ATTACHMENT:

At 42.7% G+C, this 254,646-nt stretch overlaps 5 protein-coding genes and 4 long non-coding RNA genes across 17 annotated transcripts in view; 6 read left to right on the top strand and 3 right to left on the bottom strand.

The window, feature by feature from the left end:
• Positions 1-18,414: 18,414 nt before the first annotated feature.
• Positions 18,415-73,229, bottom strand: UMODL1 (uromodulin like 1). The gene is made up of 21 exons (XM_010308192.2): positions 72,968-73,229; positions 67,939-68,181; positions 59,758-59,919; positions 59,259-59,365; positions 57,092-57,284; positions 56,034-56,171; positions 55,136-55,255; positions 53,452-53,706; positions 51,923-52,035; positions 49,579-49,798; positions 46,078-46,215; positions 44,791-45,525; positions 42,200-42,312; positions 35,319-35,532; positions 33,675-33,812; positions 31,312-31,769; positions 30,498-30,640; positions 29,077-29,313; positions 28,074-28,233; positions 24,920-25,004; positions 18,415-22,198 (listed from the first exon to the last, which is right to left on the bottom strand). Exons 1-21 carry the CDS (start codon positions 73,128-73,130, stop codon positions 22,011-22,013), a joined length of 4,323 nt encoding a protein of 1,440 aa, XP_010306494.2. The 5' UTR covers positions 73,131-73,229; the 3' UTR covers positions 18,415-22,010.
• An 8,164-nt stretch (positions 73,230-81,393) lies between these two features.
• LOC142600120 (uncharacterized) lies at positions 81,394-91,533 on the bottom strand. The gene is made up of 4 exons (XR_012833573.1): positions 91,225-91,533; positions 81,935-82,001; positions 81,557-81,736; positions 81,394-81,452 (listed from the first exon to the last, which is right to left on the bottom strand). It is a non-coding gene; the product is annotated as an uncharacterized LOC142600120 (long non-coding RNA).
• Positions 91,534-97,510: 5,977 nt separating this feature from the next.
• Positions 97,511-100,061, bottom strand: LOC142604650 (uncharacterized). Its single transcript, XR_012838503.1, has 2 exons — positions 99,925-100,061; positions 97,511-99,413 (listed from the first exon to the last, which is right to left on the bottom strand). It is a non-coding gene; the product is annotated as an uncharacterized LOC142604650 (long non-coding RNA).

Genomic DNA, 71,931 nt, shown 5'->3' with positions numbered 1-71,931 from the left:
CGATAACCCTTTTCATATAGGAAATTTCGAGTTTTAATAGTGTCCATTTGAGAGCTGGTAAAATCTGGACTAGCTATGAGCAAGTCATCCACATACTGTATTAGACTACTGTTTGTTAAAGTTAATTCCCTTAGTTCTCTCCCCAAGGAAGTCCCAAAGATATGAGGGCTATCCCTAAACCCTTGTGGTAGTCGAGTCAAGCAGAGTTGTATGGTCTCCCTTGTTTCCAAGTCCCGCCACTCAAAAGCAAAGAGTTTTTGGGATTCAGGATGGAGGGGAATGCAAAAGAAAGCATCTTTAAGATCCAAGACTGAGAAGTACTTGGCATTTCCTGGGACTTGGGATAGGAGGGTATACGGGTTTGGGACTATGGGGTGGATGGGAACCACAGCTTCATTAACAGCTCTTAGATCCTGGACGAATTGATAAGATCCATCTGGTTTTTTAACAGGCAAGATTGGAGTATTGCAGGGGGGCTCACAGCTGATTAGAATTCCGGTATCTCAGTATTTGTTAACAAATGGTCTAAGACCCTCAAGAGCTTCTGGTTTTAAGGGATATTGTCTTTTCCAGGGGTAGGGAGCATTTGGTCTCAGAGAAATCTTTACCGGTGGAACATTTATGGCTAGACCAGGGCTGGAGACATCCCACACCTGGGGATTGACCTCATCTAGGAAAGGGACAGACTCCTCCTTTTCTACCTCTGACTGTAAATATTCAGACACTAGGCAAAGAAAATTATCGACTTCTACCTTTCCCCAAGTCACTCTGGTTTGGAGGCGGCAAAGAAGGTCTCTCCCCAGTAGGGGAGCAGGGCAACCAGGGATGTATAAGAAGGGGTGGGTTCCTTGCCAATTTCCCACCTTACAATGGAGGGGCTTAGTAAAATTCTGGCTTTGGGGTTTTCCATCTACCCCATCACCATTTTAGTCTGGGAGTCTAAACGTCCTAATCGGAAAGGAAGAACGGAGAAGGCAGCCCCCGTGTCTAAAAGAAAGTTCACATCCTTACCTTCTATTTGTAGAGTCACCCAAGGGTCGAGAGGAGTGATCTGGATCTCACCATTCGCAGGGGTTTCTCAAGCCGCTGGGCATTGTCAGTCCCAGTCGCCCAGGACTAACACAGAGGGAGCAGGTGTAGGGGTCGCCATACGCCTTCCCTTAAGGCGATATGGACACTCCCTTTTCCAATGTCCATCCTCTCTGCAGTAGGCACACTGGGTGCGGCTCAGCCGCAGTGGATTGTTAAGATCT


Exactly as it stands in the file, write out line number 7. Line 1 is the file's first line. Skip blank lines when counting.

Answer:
• Positions 91,534-97,510: 5,977 nt separating this feature from the next.